O Me of Little Faith

O Me of Little Faith


The Death of Osama bin Laden

posted by Jason Boyett

Miscellaneous thoughts upon the death of Osama bin Laden:

• I feel pride and a national sense of accomplishment, because finally, we got him. Good job, U.S. intelligence, U.S. military, and President Obama.

• I feel happy that justice has been done. Yes, it’s a human kind of justice — a guy who killed lots of people has himself been killed — but it’s the only kind of justice we’ve got and I think it’s OK to find some joy in it.

• While I can find joy in justice, I feel less happy about celebrating the death of a person. Even a person we all view as evil. Because the reason we view him as evil is the fact that he killed without guilt, and he found joy in the killing. Yes, I realize there’s a difference between killing innocents (from bin Laden’s side) and killing the guilty (from our side), but death is death and it’s hard for me to find happiness in it. “Do not gloat when your enemy falls; when he stumbles, do not let your heart rejoice…” (Proverbs 24:17)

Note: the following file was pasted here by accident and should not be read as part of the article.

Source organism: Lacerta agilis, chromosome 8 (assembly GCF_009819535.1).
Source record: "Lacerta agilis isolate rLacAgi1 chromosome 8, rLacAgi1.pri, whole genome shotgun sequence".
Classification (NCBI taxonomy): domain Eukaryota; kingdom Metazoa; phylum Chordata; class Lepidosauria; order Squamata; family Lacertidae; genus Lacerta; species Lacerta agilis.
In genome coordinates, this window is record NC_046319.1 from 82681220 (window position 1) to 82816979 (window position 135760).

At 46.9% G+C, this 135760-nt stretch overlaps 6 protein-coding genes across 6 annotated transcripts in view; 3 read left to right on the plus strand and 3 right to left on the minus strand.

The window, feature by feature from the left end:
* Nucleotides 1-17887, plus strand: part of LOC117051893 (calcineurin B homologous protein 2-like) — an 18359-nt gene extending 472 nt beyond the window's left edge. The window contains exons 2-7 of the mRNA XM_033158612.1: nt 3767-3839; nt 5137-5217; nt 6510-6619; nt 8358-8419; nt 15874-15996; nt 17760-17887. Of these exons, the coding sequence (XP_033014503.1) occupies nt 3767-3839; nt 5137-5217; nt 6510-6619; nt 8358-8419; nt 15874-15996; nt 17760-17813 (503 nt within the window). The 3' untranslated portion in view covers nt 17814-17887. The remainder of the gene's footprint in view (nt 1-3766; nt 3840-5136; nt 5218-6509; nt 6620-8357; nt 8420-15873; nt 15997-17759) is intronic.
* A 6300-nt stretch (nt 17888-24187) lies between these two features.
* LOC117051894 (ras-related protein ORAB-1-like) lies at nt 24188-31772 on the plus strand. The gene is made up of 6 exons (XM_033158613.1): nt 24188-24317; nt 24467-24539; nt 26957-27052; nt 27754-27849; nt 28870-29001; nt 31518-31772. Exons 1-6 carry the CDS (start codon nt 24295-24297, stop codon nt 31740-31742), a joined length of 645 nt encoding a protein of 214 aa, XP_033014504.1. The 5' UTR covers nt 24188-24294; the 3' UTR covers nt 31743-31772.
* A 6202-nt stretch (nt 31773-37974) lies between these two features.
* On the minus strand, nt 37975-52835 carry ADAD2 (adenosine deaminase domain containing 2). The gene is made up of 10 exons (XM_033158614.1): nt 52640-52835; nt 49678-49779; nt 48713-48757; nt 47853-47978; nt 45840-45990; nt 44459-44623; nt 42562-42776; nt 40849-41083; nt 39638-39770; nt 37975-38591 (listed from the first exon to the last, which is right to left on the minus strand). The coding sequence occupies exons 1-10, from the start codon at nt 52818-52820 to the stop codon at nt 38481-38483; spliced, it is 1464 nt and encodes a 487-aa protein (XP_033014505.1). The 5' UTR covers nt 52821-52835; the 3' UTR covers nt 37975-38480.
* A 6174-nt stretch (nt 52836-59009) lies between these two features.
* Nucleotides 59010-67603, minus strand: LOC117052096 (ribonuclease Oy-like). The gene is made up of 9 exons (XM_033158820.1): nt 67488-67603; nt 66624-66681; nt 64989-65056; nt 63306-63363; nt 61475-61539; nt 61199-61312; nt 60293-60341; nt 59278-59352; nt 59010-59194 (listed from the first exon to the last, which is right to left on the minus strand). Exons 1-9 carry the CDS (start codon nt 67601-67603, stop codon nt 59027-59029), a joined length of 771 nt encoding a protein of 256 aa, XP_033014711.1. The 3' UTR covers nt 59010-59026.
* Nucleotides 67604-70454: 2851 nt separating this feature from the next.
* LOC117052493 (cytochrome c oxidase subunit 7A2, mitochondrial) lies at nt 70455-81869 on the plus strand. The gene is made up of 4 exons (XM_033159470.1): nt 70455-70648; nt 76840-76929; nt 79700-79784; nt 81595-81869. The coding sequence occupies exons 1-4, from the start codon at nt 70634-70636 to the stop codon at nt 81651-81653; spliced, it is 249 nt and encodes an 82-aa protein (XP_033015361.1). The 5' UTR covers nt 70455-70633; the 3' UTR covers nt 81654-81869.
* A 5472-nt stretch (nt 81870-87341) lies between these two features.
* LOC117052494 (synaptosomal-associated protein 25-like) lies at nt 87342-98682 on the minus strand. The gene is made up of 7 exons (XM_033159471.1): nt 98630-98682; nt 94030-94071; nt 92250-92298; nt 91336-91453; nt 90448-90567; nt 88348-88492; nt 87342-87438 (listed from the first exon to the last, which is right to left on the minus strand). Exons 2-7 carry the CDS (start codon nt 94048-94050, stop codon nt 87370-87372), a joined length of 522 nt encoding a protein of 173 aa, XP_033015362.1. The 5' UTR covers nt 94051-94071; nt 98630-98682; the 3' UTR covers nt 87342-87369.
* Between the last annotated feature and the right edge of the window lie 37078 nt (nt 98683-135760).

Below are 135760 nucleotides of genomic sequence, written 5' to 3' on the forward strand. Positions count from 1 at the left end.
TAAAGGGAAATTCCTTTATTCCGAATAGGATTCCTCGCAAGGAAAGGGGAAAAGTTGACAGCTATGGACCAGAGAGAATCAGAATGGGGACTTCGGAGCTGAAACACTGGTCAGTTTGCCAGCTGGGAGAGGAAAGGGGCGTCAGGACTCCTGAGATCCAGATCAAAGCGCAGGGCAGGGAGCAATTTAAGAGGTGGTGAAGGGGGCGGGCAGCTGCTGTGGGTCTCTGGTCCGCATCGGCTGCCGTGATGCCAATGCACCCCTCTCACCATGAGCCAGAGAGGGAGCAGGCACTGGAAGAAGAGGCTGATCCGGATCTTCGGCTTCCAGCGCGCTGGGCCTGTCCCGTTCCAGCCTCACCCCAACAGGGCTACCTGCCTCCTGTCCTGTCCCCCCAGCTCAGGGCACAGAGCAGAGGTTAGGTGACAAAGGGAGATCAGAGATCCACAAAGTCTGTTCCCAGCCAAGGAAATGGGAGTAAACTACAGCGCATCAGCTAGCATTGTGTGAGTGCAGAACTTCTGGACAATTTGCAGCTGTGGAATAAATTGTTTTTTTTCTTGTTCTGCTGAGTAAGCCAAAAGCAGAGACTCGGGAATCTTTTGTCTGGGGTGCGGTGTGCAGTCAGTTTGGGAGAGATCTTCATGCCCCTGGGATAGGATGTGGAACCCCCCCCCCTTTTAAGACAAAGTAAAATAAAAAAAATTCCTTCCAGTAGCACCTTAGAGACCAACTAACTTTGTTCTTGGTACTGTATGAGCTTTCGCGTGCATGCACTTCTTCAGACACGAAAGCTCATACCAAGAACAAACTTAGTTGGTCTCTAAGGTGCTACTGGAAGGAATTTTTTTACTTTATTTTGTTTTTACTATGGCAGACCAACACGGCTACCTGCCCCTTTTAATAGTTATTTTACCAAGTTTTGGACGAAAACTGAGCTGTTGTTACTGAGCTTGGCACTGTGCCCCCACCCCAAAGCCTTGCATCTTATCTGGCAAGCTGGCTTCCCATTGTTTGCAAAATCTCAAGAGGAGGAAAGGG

• Part of me is uncomfortable with the street reveling following the news. I understand the need for community and certainly can get behind the patriotism and relief that fuels it. But I also know how angry I got at the scenes of street celebrations in other countries following the terrorist acts. As my friend Matt wrote on his Facebook page, “Come on, America. This isn’t the first murderous terrorist we’ve killed. Act like you’ve been here before.” Might restraint be a better response?

• And another part of me is saying, “What if you’d lost someone in the 9/11 attacks? You have no idea how you’d respond, and you have no right to judge how anyone else responds in Washington or New York, so shut up.”

• (Except for the obviously drunk frat guys waving flags around. We can be annoyed at them.)

• I love that it was a team of Navy SEALS that did it. I love that it wasn’t a missile, but an on-the-ground, Jack-Bauer-style raid. I love that it was an event that had been in the planning stages for months.